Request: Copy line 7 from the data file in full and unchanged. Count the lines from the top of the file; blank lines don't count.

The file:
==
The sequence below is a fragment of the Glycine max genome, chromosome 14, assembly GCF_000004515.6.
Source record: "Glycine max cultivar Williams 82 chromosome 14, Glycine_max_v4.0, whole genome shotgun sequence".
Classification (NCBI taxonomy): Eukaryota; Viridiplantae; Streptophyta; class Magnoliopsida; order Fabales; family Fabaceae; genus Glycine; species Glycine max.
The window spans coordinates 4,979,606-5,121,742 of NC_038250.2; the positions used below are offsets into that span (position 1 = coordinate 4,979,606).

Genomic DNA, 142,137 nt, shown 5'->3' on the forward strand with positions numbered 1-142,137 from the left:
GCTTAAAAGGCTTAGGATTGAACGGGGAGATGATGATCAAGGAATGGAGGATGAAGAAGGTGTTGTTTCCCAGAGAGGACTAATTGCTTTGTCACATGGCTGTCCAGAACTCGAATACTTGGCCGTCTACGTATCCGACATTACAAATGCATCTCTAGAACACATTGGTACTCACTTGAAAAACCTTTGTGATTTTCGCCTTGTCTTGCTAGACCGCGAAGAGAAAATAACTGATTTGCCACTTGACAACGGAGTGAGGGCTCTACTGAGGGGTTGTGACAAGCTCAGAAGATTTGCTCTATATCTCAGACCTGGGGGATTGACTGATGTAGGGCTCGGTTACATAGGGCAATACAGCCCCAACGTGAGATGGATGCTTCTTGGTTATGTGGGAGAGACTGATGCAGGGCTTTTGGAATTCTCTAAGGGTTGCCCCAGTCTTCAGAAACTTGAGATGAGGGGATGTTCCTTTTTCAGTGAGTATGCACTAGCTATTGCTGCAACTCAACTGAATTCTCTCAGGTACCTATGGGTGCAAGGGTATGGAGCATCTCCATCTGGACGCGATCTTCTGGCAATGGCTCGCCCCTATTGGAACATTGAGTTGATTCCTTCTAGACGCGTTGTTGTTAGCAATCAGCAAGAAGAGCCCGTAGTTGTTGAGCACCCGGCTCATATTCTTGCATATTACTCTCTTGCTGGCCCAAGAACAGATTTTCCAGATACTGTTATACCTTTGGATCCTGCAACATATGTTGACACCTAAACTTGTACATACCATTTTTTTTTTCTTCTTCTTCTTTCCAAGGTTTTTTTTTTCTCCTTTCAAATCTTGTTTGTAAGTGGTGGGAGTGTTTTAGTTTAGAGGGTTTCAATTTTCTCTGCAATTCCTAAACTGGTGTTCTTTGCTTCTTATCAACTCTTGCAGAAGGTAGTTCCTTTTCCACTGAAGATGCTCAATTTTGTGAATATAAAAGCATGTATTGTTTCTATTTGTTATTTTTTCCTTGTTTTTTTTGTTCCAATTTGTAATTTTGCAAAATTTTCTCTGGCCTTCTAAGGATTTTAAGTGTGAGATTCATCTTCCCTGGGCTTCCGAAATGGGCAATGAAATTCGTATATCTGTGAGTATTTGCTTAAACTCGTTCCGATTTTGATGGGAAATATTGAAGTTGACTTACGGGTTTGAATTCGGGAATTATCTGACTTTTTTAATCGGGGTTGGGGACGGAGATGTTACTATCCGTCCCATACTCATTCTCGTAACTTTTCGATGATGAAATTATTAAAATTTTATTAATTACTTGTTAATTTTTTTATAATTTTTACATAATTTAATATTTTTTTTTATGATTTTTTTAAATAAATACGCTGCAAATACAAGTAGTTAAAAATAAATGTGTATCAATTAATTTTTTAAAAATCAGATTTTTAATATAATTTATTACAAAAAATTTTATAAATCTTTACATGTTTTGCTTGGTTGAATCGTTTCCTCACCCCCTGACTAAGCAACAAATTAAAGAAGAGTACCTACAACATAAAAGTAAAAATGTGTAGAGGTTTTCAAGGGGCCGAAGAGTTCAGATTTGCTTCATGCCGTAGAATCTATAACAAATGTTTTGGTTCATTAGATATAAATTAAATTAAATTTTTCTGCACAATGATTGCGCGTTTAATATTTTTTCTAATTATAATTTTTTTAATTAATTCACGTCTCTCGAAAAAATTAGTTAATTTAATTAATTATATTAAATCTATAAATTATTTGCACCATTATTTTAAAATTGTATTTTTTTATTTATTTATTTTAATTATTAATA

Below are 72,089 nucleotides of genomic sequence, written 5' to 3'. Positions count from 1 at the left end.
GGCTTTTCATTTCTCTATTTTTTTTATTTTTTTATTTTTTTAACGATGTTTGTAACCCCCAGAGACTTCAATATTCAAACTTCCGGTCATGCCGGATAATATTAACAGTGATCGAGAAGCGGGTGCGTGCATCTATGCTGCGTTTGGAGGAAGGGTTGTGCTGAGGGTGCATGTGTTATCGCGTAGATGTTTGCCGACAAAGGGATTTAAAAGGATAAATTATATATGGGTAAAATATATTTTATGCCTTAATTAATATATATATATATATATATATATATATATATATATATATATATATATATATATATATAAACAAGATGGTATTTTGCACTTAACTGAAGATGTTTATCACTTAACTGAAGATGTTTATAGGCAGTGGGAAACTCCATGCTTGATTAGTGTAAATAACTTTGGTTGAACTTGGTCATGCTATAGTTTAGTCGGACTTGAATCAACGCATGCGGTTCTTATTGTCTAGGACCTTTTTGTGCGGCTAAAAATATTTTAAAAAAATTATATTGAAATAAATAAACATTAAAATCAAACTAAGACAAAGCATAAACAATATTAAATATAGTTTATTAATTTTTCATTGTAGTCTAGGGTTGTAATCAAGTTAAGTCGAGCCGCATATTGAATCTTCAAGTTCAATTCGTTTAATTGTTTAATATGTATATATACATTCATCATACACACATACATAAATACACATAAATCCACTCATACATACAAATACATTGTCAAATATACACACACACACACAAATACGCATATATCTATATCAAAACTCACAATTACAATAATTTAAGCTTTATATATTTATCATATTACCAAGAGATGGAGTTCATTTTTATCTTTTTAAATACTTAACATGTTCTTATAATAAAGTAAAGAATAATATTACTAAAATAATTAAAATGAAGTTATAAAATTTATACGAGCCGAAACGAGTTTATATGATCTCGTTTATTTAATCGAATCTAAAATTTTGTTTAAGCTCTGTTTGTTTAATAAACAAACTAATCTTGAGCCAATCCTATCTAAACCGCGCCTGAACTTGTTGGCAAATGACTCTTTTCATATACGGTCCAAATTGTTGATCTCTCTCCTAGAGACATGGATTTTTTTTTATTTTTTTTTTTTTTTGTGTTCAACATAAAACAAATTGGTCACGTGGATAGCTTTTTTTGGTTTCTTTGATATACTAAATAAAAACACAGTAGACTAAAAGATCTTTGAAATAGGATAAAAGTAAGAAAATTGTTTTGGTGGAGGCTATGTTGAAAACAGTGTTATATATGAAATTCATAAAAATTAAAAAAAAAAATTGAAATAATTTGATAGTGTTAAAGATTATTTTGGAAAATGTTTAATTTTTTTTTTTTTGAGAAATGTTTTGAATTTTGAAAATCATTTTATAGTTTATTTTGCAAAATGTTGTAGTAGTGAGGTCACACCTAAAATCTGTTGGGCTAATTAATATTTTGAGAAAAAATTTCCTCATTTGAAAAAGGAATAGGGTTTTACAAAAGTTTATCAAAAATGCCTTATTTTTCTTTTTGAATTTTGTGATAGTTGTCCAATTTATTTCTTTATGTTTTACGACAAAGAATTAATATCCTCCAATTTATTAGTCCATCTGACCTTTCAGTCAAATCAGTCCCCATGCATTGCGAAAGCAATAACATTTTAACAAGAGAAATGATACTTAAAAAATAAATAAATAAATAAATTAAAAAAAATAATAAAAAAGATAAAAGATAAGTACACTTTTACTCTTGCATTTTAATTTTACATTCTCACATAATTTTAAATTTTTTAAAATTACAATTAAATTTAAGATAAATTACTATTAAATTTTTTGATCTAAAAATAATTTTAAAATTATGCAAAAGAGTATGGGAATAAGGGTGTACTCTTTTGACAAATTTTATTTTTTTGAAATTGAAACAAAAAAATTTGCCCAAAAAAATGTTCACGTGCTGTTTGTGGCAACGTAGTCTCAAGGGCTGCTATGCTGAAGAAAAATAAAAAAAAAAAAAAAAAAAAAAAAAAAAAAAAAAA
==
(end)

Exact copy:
Below are 72,089 nucleotides of genomic sequence, written 5' to 3'. Positions count from 1 at the left end.